REVIEW: Laskovoe bezrazlichie mira [The Gentle Indifference of the World][2018]

“Only love is real” Sometimes it isn’t enough to simply portray the type of eternal love that Shakespeare wrote in Romeo and Juliet. Watching two star-crossed lovers attempt to fight the injustices of this world to be together only to sacrifice themselves can still ring hollow because it’s hinged upon the naiveté of children not […]

REVIEW: Le Redoutable [Godard Mon Amour] [2017]

“I was lucky enough to admire my lover” We’re introduced to Emile (Marc Fraize) halfway through Michel Hazanavicius‘ Le Redoubtable [Godard Mon Amour]. He’s a local Frenchman with a car and the means to procure enough gas to drive an argumentative Jean-Luc Godard (Louis Garrel), his wife Anne Wiazemsky (Stacy Martin), and their friends (Micha […]

REVIEW: Tully [2018]

“You’re empty” After loving their first collaboration (Juno) and disliking their second (Young Adult), I didn’t know what to expect with director Jason Reitman and writer Diablo Cody‘s third pairing behind the camera. The best I could do was enter the theater unprejudiced and hopeful for the best since I do like most of their […]

REVIEW: Measure of a Man [2018]

“This time I had something to prove” The coming of age dramedy is a crowded genre with many seminal works established in the 70s and 80s. It’s tough to therefore see any entries without comparing them to what came first. Some can still find their niche and win audiences over before earning a place besides […]

REVIEW: And Then I Go [2018]

“Ours is a group of two” The Columbine massacre happened in 1999. It’s crazy to think it’s been over twenty years because we seem to have a new school shooting every month now. And as they grew in prevalence, the conversation surrounding them shifted from tragedy to politicization. Gus Van Sant‘s Elephant arrived in 2003 […]

REVIEW: You Were Never Really Here [2018]

“I must do better, sir” An unparalleled exercise in economy, Lynne Ramsay‘s You Were Never Really Here cements her status as a cinematic master. This brutalist thriller runs a deliberate yet swift 89-minutes, its central character a man of few words with violence bubbling just beneath a too large heart for the hostile world that’s […]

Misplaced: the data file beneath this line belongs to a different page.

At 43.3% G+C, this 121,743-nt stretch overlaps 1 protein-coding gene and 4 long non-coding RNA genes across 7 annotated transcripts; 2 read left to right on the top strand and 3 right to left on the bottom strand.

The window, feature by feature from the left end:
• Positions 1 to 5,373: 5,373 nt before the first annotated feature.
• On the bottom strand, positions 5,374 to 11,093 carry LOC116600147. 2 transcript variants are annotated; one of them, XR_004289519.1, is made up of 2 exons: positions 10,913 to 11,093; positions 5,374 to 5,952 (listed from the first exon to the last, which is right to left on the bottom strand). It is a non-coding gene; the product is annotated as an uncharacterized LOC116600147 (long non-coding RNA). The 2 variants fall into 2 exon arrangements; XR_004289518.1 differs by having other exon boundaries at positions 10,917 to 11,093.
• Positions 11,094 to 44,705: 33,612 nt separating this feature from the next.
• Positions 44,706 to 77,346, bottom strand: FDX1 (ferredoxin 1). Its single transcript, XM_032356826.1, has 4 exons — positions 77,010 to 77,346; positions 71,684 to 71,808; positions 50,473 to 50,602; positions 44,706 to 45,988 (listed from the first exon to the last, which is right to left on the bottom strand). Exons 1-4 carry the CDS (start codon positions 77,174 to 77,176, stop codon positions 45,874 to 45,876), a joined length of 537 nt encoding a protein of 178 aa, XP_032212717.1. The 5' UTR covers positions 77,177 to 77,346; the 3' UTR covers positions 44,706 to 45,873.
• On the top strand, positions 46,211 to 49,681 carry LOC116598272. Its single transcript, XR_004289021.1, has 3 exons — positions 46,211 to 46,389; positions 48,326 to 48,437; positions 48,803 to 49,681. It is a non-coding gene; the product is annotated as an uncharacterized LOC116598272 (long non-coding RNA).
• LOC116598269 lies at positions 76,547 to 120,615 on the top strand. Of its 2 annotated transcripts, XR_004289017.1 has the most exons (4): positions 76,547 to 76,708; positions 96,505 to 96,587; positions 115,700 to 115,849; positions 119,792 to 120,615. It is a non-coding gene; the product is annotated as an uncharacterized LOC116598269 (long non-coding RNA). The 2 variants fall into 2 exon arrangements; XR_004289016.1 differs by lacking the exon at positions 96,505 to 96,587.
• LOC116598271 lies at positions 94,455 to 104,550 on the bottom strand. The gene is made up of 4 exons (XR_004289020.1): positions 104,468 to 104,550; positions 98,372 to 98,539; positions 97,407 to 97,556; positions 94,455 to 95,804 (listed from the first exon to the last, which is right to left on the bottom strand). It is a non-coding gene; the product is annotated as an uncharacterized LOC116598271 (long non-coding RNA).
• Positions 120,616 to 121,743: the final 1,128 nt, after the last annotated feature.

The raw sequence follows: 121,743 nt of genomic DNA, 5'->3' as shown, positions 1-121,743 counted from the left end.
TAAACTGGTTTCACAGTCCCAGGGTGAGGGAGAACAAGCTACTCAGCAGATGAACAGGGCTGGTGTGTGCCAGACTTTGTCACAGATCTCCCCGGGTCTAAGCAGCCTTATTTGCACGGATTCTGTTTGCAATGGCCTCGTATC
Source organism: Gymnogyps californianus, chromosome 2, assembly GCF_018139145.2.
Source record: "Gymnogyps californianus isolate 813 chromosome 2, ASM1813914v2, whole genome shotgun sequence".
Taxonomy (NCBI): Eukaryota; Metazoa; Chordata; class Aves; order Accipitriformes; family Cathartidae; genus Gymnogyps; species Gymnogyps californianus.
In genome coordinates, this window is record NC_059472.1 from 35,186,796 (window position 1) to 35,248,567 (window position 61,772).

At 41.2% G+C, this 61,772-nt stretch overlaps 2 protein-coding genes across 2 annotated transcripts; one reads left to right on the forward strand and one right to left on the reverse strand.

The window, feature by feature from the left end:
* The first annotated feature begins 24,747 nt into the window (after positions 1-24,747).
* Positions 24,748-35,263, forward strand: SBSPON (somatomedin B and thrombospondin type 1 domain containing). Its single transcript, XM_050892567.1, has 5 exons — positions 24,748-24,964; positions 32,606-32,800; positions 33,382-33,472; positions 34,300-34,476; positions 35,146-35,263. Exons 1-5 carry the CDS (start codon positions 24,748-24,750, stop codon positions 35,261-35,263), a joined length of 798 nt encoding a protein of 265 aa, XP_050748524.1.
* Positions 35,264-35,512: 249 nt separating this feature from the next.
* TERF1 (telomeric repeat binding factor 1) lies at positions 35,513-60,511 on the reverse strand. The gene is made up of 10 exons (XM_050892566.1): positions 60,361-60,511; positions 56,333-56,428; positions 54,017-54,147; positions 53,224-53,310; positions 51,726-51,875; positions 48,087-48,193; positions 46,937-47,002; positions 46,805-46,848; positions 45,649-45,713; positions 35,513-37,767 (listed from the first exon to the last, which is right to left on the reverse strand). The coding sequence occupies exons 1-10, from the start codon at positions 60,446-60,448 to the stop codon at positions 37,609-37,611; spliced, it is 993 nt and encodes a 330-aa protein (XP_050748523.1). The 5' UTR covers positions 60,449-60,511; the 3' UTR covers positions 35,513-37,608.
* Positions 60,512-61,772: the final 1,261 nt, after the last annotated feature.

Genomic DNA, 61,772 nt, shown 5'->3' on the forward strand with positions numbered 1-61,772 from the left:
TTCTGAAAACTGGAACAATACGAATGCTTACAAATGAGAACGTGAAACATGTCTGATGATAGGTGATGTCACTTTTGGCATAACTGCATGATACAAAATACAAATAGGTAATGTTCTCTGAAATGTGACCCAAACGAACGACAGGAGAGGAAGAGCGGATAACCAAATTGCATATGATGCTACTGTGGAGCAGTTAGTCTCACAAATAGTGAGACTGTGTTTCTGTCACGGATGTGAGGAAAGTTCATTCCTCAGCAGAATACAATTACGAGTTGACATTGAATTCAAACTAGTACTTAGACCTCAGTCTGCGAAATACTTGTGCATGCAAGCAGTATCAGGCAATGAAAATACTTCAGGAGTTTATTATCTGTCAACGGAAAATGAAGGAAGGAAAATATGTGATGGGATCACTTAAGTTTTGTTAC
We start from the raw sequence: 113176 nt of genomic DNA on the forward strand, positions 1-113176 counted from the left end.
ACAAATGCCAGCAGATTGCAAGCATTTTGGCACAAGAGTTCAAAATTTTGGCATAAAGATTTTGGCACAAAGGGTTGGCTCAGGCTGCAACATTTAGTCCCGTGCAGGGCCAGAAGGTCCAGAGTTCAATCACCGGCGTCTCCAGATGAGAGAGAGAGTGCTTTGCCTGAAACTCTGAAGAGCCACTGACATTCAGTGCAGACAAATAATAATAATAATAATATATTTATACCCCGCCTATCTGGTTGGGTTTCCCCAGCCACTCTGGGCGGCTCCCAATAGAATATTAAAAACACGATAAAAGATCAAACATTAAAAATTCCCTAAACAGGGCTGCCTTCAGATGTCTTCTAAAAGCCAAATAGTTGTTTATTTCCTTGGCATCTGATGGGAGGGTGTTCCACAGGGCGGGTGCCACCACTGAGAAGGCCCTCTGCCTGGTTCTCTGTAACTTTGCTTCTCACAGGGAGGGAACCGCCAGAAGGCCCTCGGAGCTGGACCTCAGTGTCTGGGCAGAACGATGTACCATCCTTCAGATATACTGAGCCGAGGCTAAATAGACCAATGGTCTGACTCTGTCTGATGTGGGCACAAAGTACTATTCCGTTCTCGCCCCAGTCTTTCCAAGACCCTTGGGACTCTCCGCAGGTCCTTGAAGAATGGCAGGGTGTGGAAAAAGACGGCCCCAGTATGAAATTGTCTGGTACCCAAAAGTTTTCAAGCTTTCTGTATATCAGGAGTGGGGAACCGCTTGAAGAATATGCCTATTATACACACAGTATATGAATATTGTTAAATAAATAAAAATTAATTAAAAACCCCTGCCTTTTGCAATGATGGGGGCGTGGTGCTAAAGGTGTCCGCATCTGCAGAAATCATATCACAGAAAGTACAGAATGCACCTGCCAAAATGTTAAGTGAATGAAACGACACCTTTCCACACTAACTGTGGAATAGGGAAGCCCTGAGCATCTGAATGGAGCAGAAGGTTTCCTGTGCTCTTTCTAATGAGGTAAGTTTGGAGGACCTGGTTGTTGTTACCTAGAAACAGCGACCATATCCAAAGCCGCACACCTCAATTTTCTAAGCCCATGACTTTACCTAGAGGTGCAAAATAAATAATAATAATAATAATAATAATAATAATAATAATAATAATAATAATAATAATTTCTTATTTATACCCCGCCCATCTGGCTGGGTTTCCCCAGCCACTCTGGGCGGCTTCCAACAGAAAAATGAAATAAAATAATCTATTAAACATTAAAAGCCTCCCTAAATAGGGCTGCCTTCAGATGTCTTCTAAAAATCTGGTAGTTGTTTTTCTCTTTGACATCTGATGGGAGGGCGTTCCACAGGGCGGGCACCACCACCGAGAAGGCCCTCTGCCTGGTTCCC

REVIEW: Love After Love [2018]

“She was a person of real consequence” A father is sick and then he dies. There’s nothing too original in that progression of events or in how those left behind cope. Sometimes this type of tragedy makes people retreat within themselves and others see themselves lash out for attention. Sometimes it’s a foregone conclusion loved […]

REVIEW: Lean on Pete [2018]

“I’d rather them never see me again than see me like this” Loneliness is a tough concept to cope with as a child, especially when it begins to seem as though you’re to blame. That’s hardly the case, though, since people who leave do so out of selfishness rather than “just cause.” You may think […]

REVIEW: 火垂るの墓 [Hotaru no haka] [Grave of the Fireflies] [1988]

“Please stay home with me” Everything I read and heard about Isao Takahata‘s Hotaru no haka [Grave of the Fireflies] appeared to want to prepare me for a solemnly tragic tale that couldn’t be completed without tears streaming down my face. I took this train of thought as a badge of honor—preparing its emotionality and […]

REVIEW: Oh Lucy! [2018]

“Meow. Meow. Smooch.” I saw Atsuko Hirayanagi‘s short film Oh Lucy! back in 2014 and thought it to be a bona fide charmer. It told the story of a lonely woman named Setsuko who does her niece a favor by recouping the cost of English classes the cash-strapped girl had decided quit. The American teacher […]

REVIEW: Sweet Smell of Success [1957]

“No. You’re dead, son. Get yourself buried.” The hook is simple: Steve Dallas (Martin Milner) and Susan Hunsecker (Susan Harrison) are in love, but big brother J.J. (Burt Lancaster) doesn’t approve. He hasn’t supported her with penthouses and fur coats to watch a young guitarist whisk her away, but he can’t be caught stopping them […]